James Slater, the British investment banker who amassed a fortune, lost it, then built another, in part by using a stock-picking strategy that he promoted through his book, “The Zulu Principle,” has died. He was 86.
He died suddenly on Nov. 18, according to his website. His death was confirmed by the U.K.’s Telegraph newspaper, where he wrote a column, the last one appearing Nov. 7.
Ranked with the likes of Warren Buffett and Peter Lynch on some lists of great investors, Slater came to prominence as co-head of London-based Slater Walker Securities Ltd. The firm carried out corporate takeovers in the 1960s and early 1970s, selling off unprofitable pieces in a process that became unflatteringly known as “asset-stripping.” By 1972, according to a Time magazine report, the eight-year-old firm owned major or controlling interests in 200 companies and had assets of $800 million, while Slater’s net worth was about $20 million.
“Never, in my recollection, had any one person or company so dominated the City of London as had Slater Walker in the early 1970s,” James Goldsmith, the billionaire who succeeded him as chairman, said in 1988, according to Ivan Fallon’s biography of Goldsmith.
An avid chess player, Slater saved from the brink of cancellation the 1972 “match of the century” between American Bobby Fischer and world champion Boris Spassky of the Soviet Union. Slater’s pledge of $125,000 to swell the grand prize persuaded the mercurial Fischer to show up in Reykjavik, Iceland, where he prevailed in a two-month match that transfixed a global audience.
“Fischer has said that money is the problem,” Slater said, according to the New York Times. “Well, here it is -- my message to Fischer is, ‘Come on out, chicken.’”
The collapse of the London stock market in 1973 to 1974 brought Slater Walker down with it. Slater resigned as chairman in 1975, as authorities in Singapore were investigating whether Slater Walker subsidiaries there had priced and dealt securities with the intent of enriching company directors.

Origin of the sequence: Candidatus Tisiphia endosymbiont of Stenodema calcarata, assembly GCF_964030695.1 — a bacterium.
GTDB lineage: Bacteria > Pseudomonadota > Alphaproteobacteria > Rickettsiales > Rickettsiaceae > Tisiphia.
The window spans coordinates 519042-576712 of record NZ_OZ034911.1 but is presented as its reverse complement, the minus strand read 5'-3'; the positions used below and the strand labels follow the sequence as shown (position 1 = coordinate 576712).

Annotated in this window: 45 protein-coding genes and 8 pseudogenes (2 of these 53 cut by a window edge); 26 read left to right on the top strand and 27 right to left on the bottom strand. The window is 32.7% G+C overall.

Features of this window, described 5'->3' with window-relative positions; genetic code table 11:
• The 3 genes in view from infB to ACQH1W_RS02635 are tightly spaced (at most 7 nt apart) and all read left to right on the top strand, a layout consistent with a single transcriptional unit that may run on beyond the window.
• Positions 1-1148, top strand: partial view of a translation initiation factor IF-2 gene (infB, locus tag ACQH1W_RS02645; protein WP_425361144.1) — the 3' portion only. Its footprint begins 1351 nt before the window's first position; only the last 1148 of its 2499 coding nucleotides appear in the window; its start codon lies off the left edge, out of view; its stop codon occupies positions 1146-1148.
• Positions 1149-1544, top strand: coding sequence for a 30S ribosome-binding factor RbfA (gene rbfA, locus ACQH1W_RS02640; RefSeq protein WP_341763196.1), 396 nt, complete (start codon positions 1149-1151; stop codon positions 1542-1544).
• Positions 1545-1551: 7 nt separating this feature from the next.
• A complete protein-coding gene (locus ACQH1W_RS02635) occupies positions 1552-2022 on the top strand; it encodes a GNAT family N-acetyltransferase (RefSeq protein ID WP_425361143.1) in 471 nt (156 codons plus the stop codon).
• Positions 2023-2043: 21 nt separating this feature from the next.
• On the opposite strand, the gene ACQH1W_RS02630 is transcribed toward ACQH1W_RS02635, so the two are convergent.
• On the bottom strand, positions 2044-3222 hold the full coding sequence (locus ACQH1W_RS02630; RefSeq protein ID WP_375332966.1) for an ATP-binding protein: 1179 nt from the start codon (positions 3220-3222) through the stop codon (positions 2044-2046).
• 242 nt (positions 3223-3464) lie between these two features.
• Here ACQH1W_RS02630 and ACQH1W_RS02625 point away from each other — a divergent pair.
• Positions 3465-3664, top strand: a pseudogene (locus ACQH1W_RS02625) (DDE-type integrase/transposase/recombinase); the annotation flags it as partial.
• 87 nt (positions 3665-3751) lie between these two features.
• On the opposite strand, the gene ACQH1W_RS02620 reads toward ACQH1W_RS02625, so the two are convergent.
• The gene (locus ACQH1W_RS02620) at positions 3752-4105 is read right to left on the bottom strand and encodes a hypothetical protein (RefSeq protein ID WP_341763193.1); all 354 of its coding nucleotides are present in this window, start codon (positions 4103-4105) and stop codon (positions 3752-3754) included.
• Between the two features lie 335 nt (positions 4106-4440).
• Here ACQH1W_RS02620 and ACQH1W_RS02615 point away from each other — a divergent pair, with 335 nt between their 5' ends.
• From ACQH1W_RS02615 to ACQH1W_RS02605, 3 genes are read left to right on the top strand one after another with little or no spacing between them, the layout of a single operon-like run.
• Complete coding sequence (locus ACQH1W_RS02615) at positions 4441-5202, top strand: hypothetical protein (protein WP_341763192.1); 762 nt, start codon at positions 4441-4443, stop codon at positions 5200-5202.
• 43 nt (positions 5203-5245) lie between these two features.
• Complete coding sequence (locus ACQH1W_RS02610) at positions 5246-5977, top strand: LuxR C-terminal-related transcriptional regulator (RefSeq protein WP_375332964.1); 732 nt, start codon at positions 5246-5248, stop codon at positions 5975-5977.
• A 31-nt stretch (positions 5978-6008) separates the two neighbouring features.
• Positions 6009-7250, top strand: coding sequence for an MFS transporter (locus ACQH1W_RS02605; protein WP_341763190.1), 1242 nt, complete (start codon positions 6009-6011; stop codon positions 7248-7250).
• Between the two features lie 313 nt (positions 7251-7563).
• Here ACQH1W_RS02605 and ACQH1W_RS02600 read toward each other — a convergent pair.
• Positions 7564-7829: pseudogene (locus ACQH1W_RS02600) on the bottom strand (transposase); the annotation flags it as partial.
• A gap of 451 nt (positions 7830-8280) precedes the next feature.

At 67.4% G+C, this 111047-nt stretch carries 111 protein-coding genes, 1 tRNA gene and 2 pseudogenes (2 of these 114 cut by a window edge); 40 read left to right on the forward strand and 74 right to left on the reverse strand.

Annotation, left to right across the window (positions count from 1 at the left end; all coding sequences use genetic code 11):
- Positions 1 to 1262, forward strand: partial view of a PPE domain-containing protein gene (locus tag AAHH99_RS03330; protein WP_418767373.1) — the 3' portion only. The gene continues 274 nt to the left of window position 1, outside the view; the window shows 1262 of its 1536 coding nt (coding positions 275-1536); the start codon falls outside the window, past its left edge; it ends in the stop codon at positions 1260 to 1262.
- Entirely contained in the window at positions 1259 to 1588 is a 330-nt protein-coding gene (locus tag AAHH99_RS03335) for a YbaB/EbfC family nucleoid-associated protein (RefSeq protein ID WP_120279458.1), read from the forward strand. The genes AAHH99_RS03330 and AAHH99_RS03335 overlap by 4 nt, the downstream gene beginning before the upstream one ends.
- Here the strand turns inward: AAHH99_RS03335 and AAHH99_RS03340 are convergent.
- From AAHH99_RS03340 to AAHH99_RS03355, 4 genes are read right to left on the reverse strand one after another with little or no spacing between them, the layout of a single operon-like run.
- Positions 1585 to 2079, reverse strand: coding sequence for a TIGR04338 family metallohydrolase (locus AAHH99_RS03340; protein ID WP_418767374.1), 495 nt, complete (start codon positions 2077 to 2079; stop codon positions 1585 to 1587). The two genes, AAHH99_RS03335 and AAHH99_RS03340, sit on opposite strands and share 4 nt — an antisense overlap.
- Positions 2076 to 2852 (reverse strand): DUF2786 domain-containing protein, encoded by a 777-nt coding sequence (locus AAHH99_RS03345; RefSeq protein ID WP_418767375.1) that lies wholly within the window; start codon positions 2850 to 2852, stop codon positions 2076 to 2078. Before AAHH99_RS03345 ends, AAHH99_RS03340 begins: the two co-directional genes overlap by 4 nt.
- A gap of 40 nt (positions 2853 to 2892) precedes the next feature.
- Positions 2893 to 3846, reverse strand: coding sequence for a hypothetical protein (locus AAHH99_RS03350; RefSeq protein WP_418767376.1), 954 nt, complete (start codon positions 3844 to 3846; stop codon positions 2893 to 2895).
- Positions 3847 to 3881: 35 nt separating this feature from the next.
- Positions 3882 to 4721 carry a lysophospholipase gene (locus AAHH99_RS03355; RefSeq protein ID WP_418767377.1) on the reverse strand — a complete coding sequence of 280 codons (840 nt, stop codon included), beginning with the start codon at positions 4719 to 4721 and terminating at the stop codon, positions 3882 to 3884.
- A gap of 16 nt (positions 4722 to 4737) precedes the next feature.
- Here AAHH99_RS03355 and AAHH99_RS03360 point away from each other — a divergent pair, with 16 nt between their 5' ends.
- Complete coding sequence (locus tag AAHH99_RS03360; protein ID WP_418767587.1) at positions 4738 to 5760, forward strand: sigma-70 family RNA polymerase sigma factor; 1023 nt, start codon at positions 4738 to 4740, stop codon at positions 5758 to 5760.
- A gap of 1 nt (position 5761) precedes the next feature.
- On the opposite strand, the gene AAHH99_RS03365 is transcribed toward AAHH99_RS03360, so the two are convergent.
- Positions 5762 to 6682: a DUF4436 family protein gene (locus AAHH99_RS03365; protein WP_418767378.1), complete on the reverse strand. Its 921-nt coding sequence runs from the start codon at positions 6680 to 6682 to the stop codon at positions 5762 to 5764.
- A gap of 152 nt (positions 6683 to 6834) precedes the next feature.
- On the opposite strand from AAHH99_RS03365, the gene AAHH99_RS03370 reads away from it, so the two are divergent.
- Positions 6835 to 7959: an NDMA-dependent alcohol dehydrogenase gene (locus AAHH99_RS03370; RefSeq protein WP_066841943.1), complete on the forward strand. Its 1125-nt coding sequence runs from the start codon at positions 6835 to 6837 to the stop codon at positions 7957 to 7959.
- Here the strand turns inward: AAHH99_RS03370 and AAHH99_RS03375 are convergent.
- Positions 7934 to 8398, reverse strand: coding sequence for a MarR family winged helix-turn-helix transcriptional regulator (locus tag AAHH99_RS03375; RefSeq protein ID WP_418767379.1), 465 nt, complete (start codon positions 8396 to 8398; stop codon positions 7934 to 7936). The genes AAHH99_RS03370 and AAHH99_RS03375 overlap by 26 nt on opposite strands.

Though he prevailed upon British courts not to order his extradition to face conspiracy charges, he said he emerged from the wreckage with debts of 3 million pounds and assets of 2 million pounds, becoming, as news reports called him, a “minus millionaire.”
He fought his way back not by building another conglomerate but by speculating in London real estate and writing children’s books. The latter activity included the best-selling A.Mazing monster series, illustrated by his son, Christopher.
“I have a basically childish sense of humor,” Slater said, according to a 1980 Times story. “Children don’t like being patronized, and my humor is at their level.” He added that stock dealing “is a business that comes very easily to me; writing is hard work.”
His first book on investing, “The Zulu Principle” published in 1992, urged readers to identify their own areas of expertise and focus their investments there.
“Investment is essentially the arbitrage of ignorance,” he wrote.
He said his ideas were rooted in having observed his wife read a four-page article in Reader’s Digest on the Zulu ethnic group of southern Africa and realizing that “from that moment onwards she knew more than me about Zulus.”
To find stocks worth buying, he advised investors to calculate and compare what he called the price earnings growth factor, derived by dividing a company’s price-earnings ratio by its annual growth rate -- “the aim being to find shares which have a PEG of well under one.”